Thai parties’ populist election policies damaging country’s future: Harvard scholar
Most Thai political parties remain addicted to short-term populist policies to woo voters while ignoring long-term fixes for the country’s problems.
That was the verdict of Harvard scholar Prof Kriengsak Chareonwongsak on Tuesday as parties ramped up campaigning for the general election tentatively scheduled for May 7.
Kriengsak, who is also founder and president of the Nation-Building Institute, noted that Thailand’s large parties have launched populist policies on government subsidies, debt moratoriums, and mitigating people's cost of living.
For instance, the Bhumjaithai Party is campaigning on a policy to suspend debt repayment for three years, while its coalition partner Palang Pracharath has pledged to increase subsidies for state welfare cardholders to 700 baht per month and offer land to poor workers, he explained.
"The Democrat Party would offer 30,000 baht per household for farmers, 100,000 baht per year for fisheries workers and free school milk for children," he said. "Meanwhile, Pheu Thai would increase the minimum wage by 600 baht."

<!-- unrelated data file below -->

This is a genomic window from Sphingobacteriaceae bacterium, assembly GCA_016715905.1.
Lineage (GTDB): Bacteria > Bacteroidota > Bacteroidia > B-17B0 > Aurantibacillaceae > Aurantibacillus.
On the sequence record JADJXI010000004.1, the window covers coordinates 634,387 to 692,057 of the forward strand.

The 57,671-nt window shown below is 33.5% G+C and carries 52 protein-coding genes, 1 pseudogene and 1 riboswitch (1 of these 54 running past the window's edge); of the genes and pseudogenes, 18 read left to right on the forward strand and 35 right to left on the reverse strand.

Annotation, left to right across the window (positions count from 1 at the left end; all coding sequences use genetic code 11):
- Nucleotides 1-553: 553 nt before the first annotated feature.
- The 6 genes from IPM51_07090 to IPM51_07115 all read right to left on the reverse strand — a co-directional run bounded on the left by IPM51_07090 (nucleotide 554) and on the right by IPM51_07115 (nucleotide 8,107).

This showed that the policies of Thai political parties' policies remain limited," he said. The parties are still failing to come up with policies to deal with structural problems or long-term development of the country, he added.
Meanwhile populist policies threaten to increase the country’s financial burdens and erode people's potential by getting them hooked on government handouts, he said.
"Their policies may alleviate people's suffering but will not bring change or drive the country’s progress.”
Instead, parties should focus on policies for the sustainable development of Thailand while daring to think outside the box on big problems such as the middle-income trap, poverty, inequality, corruption and environmental damage.
"These are policies that will change the country," he said.
He advised political parties to offer incentives for people to be self-reliant rather than encouraging them to wait for government assistance. He proposed policies such as working for welfare benefits, honing occupational skills to boost productivity, and imposing progressive taxation such as negative income tax.
These policies would also help improve Thailand's taxation system once people could generate higher income, he said.